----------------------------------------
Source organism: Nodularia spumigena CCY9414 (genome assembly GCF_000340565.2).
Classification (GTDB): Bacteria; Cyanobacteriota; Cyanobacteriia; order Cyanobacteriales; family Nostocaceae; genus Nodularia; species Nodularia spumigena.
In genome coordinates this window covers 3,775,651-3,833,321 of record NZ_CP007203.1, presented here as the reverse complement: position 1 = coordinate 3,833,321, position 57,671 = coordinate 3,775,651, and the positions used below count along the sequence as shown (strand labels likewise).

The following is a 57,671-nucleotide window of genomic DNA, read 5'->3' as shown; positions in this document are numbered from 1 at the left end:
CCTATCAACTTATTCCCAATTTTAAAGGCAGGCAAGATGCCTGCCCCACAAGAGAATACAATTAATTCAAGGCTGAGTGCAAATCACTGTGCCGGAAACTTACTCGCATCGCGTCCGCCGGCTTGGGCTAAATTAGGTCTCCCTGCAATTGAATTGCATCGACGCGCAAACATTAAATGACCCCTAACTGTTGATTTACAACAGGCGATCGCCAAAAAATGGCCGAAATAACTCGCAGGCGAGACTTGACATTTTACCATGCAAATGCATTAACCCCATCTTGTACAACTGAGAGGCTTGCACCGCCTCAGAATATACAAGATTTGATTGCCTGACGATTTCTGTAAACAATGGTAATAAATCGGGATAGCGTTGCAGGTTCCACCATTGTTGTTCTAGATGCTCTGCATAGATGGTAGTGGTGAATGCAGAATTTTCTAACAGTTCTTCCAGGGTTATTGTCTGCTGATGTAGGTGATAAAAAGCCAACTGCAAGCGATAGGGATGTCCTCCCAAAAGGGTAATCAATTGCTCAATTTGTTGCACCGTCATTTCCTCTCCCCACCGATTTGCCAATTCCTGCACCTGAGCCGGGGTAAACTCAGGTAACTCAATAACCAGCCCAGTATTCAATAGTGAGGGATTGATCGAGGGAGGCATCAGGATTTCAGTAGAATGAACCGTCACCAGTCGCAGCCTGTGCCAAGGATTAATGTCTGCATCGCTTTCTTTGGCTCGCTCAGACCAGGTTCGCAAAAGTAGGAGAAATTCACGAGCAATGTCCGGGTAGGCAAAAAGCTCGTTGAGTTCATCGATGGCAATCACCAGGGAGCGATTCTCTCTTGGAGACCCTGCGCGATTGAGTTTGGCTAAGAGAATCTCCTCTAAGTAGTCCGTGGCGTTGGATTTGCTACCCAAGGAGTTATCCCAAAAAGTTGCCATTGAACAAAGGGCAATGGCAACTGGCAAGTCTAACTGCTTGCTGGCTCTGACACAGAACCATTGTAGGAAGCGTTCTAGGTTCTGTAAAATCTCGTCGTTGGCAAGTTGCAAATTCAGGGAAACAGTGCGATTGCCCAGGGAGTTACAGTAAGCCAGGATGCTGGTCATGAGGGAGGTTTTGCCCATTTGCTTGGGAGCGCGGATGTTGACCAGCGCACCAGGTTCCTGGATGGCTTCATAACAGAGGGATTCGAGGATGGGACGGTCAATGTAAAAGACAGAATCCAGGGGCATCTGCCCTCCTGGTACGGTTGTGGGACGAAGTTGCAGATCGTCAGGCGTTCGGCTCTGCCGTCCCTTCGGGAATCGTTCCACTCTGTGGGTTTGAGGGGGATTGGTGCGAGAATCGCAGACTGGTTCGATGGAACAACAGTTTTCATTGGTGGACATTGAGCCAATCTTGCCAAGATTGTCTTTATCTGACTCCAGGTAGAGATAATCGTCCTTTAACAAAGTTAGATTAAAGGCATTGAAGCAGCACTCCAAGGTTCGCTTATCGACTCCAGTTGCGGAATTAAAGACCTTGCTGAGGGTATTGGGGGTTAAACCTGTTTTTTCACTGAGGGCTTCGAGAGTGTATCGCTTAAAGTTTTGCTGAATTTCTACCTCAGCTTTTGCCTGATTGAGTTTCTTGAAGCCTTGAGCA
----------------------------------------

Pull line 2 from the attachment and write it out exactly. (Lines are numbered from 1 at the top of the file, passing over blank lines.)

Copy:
Classification (GTDB): Bacteria; Cyanobacteriota; Cyanobacteriia; order Cyanobacteriales; family Nostocaceae; genus Nodularia; species Nodularia spumigena.